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Program Overview

Preclinical Psychology

Preclinical Psychology Certificate Program

The Preclinical Psychology post-baccalaureate certificate program consists of nine psychology courses required for application to most graduate programs awarding either the doctor of psychology in clinical psychology (PsyD) or the doctor of philosophy in clinical psychology (PhD). While this program meets minimal requirements for application to clinical psychology graduate programs in the Chicago area, students are strongly advised to confirm the admission requirements of the graduate schools in which they are interested before enrolling to ensure that the SPS program will fulfill their needs. This program is designed for career changers who do not have an extensive background in science. Students who need only some of these courses may register as students-at-large or meet with an adviser to design a customized certificate, but will not be eligible for financial aid.

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About the Preclinical Psychology Certificate Program

Preclinical Psychology Required Courses

All of the following courses are required:
  • PSYCH 110 Introduction to Psychology
  • PSYCH 201 Statistical Methods in Psychology
  • PSYCH 205 Research Methods in Psychology
  • PSYCH 215 Psychology of Personality
  • PSYCH 218 Developmental Psychology
  • PSYCH 228 Cognitive Psychology
  • PSYCH 303 Psychopathology
  • PSYCH 306 Introduction to Clinical Psychology
  • PSYCH 375 Psychological Tests and Measurements

In addition to the program requirements, students have the option to take any of the courses offered at SPS to fulfill prerequisites. Elective courses are NOT eligible for financial aid, based upon federal financial aid requirements.

View Preclinical Psychology Courses

Transfer Credit Policy for Preclinical Psychology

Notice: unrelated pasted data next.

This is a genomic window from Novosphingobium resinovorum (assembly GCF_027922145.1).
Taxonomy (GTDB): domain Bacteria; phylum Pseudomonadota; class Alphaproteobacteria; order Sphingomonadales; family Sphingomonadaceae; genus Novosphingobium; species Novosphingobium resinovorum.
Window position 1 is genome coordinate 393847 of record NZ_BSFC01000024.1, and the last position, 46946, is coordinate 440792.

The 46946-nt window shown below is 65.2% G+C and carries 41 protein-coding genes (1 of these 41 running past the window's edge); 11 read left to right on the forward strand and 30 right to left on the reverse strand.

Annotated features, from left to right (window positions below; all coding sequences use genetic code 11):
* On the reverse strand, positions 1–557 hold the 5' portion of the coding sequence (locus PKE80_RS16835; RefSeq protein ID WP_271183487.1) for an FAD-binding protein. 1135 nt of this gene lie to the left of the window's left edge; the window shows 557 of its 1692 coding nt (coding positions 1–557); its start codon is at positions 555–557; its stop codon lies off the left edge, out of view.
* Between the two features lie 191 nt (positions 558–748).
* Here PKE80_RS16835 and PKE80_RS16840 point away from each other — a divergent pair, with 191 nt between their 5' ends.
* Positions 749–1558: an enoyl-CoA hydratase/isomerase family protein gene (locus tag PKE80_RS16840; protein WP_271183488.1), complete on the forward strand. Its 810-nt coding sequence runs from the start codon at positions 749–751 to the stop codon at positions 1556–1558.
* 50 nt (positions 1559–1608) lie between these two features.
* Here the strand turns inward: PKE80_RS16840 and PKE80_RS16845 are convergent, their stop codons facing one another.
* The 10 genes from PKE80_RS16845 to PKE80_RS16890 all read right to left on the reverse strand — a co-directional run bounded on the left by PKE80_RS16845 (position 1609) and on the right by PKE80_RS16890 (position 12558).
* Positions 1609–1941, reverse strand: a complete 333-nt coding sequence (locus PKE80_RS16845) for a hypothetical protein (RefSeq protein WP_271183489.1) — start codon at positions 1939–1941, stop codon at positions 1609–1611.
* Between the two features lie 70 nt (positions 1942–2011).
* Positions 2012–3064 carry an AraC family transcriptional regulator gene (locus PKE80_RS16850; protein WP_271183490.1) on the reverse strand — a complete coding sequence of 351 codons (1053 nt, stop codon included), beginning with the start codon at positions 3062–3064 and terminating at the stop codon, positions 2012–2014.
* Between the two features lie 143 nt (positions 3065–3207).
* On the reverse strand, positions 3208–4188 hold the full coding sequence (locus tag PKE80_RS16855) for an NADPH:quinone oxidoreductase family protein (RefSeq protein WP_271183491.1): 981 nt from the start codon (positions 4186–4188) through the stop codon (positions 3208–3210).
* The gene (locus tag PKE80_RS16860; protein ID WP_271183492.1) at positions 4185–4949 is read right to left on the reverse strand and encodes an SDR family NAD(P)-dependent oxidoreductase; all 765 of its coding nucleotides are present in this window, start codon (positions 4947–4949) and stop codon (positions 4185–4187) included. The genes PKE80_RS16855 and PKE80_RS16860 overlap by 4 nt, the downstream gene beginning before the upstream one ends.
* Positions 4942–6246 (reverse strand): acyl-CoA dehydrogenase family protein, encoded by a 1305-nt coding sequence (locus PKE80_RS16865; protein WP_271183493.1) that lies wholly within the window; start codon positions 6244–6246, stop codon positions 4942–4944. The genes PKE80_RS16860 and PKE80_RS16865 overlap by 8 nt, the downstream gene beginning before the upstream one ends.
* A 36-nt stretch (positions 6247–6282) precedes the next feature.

Students in the Preclinical Psychology post-baccalaureate certificate program may transfer up to six semester hours, or nine quarter hours of academic credit. A transcript and grade of B or better are required for transferred courses in the program. Courses audited or taken with the pass/no credit option cannot be applied toward a certificate program. Courses earned for a bachelor's degree at SPS may not be applied retroactively toward certificate requirements. Required courses that have been completed in the past two years by students-at-large may be applied toward the completion of a certificate, subject to the approval of the admissions committee, and provided admission requirements for the program are met. All transfer credit must be approved before a student begins his or her course work at SPS.

Preclinical Psychology Tuition

Post-baccalaureate students at Northwestern's School of Professional Studies pay per course. For more information about financial obligations and tuition, please visit the Tuition page.

Admission for Preclinical Psychology

In addition to completing an online application, you'll also need to submit a few supplemental materials. A list of requirements for admission including application deadlines and tips on how to apply can be found on the Admission page.

Preclinical Psychology Registration Information

Whether you're a first-time registrant or current and returning student, all students register using our online student registration and records systems. Important information about registering for courses at SPS, including registration timelines and adding or dropping courses in which you are already enrolled, can be found on the Registration Information page.

Preclinical Psychology Pre-Health Professional Student Group

Learn how students support one another through forums, resources and social networks on the Preclinical Psychology Pre-Health Professional Student Group page.

Preclinical Psychology Career Options

Find out more about Preclinical Psychology Gainful Employment Information.

Find out more about the Preclinical Psychology Program

Program Courses:Course Detail
Intro to Psychology <> PSYCH 110-CN